News from the State and Local Government Record Commissions
Vol. 3 No. 4 June 1999
Commissions Approve State and Local Records Disposition Authorities
At its meeting on April 29, 1999, the State Records Commission approved new records disposition authorities (RDAs) for the BOARD OF EXAMINERS IN PSYCHOLOGY, the BOARD OF NURSING HOME ADMINISTRATORS, and the DEPARTMENT OF POSTSECONDARY EDUCATION. A revision of the RDA for the DEPARTMENT OF PUBLIC HEALTH was approved by the commission.
The Local Government Records Commission, also meeting on April 29, approved a records disposition authority for LOCAL LAW ENFORCEMENT AGENCIES. The commission also approved a new procedural leaflet on RDA development for local governments.
The next meeting of the State and Local Government Records Commissions will be held on Thursday, July 29, 1999, in the Milo B. Howard Auditorium of the Alabama Department of Archives and History, 624 Washington Avenue, Montgomery. Starting times are 10:00 a.m. (State) and 1:30 p.m. (Local).
County Officials Improve Records Storage Conditions and Develop Archives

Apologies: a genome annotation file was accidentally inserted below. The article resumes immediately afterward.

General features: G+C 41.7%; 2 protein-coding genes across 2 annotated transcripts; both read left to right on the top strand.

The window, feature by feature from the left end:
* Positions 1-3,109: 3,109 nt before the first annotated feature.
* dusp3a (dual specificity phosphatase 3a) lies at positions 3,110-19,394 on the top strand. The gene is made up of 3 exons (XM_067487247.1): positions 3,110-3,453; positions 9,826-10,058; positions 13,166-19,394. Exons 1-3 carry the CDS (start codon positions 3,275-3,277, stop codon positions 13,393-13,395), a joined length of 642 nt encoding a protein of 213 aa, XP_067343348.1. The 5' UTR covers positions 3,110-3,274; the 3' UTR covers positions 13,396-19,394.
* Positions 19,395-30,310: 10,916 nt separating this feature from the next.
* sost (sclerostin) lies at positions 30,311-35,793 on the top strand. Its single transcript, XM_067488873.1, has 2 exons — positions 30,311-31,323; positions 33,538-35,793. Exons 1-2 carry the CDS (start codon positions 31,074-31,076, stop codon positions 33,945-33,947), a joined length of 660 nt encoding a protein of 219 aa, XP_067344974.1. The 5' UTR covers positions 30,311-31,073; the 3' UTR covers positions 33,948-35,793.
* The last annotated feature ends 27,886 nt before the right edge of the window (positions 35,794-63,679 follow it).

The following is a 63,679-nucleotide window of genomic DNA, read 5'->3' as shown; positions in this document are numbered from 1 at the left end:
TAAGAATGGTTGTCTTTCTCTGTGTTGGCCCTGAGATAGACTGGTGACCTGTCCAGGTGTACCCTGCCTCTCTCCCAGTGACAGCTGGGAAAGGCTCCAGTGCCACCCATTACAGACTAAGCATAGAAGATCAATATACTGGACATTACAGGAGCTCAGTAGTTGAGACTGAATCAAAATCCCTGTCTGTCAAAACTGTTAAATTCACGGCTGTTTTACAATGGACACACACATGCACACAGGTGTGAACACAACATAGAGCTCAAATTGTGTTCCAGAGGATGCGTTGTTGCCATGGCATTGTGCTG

During recent months, ADAH staff members have worked closely with several county governments on renovating records storage areas. Barbour County Probate Judge Anne Adams is currently installing new shelving in the Eufaula courthouse's former jail, which is being converted into an archives for historical records. In Tallapoosa County, Commission Chairman Johnny Allen is likewise overseeing the "clean-up" of unused jail cells on the courthouse's third floor, so that loose records stored there will be available for the ADAH/GSU microfilming project. During a trip to Ashland on May 20, Government Records Division archivists assisted Probate Judge George Ingram and Clay County volunteers in reorganizing records in the courthouse annex. ADAH commends these local government officials on their efforts to improve the management and preservation of their public records.